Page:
The St. Lawrence neighborhood, located in downtown Toronto, used to be part of the shoreline of Lake Ontario. The site of the present day St. Lawrence neighbourhood was created from a massive landfill project in the early 1800s. It was originally intended to serve as a public promenade with a grand Esplanade along the waterfront. However, the city turned the land over to the railways, which in turn attracted industries to the St. Lawrence area.
Known as the historical heart of Old York, St. Lawrence served as a vital industrial centre until the late 1940s, when Toronto’s industrial base began moving outside of the city. As a result, the St. Lawrence area was neglected and went into a period of decline for 30 years. In the 1970s, then-Mayor David Crombie championed another redevelopment that gave rise to the lively community it is today.
Nowadays, St. Lawrence Market is a pedestrian-friendly neighborhood with a number of financial towers that provide a solid underpinning of employment and enterprise. It is mainly known for its unique and vivid architectural style as well as for its thriving market, which is its main focal point on weekends. In fact, the St. Lawrence Market has turned into a synonym for the neighborhood itself.
Meet Me at the Market!
One of the best ways to spend your Saturday mornings is to stroll through the St. Lawrence Market, sampling fresh local produce. This huge market is quite special: it sits in the area that was designated as the ‘market block’ back in the early 1800s, and it is now one of two major markets flourishing in Toronto—the second one being the Kensington Market. According to Food & Wine Magazine, it is ranked among the 25 best markets in the world, being a very popular destination for shoppers from all over the city.
It is a market with character, where you’ll hear music, vendors calling out to the crowds, and people enjoying themselves. Several programs operate at the complex: the Farmers’ Market, Market Carts, Occasional Use, Special Events, Rental Facilities and Permanent Tenancies. Home to over 120 specialty merchants, the St. Lawrence Market Complex consists of three buildings: St. Lawrence Hall, the South Market and the North Market.
The Market Guide
The South Market is a three-storey brick building in Georgian style. It is known primarily for its fruits, vegetables, meat and cheese since 1901. You’ll find all these fresh food products and some unique non-food items on the two bottom floors that host 50 different specialty vendors. On the third floor, you can marvel at the City of Toronto art and archival collection in the Market Gallery, which used to be the original council chamber of Toronto’s City Hall until 1899.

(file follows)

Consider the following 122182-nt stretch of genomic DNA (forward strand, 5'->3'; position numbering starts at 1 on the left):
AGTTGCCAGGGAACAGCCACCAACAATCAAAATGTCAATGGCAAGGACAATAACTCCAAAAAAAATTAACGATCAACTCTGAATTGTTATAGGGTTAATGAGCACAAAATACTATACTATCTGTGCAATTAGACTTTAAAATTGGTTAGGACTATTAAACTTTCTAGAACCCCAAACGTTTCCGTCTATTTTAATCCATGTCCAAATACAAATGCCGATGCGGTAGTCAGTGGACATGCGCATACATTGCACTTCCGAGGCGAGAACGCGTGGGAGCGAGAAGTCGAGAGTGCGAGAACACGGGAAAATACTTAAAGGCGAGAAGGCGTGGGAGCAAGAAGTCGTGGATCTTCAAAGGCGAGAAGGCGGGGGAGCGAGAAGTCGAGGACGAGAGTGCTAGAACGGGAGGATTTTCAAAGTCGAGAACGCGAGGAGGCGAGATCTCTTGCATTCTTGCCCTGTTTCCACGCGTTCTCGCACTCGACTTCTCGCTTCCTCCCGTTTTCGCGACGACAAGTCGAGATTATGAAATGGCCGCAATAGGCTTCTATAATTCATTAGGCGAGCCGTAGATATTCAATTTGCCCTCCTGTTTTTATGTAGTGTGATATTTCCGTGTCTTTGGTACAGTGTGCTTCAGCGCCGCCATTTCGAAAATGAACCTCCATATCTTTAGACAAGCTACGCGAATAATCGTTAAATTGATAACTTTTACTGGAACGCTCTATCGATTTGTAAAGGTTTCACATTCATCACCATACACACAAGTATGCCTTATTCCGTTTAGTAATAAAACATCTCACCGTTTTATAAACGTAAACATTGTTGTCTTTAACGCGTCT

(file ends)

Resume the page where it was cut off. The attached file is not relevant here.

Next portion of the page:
The North Market is best known for its traditional Saturday Farmers’ Market, always bustling with both locals and visitors. You can choose any fresh seasonal produce brought by the farmers of Southern Ontario. If you are a lover of antiques, wake up at the crack of dawn on Sunday and visit the North Market, when it is filled with over 80 antique dealers displaying their wares from hand-blown glass to antique watches. Admission is free and the market is open until 5 p.m.
Every other day, the 10,000 square feet of modern showroom space in the North Market is available to rent for promotional functions, flea markets, displays, large social gatherings, meetings and exhibitions. The north building is slated for replacement by a four-storey multi-purpose community facility in 2014—exemplifying an “everything old is new again” motif.
The Facelift of the Market
By 2014, St. Lawrence Market’s historic North Building will be transformed into a hulking four-storey structure housing market space on the ground floor, with courtrooms and administrative offices for Toronto Court Services occupying the upper floors. It will also feature a green roof and a parking garage.
The new design features a glass atrium that will provide a clear view of street life on Front and Jarvis Streets, as well as views of the south market and St. Lawrence Hall to the north. It is believed that the airy space will make indoor shoppers feel like they are in a “fresh outdoor market.”
During construction, the Saturday farmers’ market and Sunday antique market has moved to a temporary location at 125 The Esplanade.
St. Lawrence Housing Project
Since the 1990s, the St. Lawrence neighbourhood has become the role model for the design and planning of new urban communities across North America. It all began in the 1960s, when the industrial uses of the area had declined, leaving numerous empty sites and decrepit buildings. As a result, Mayor David Crombie decided to turn the area into a new residential neighbourhood. Alan Littlewood made the plans and Jane Jacobs, an American urban planner, also played a crucial role. The completed neighbourhood contained a mix of commercial and residential areas, with both subsidized and market oriented housing consisting of mostly rowhouse or low-rise apartments.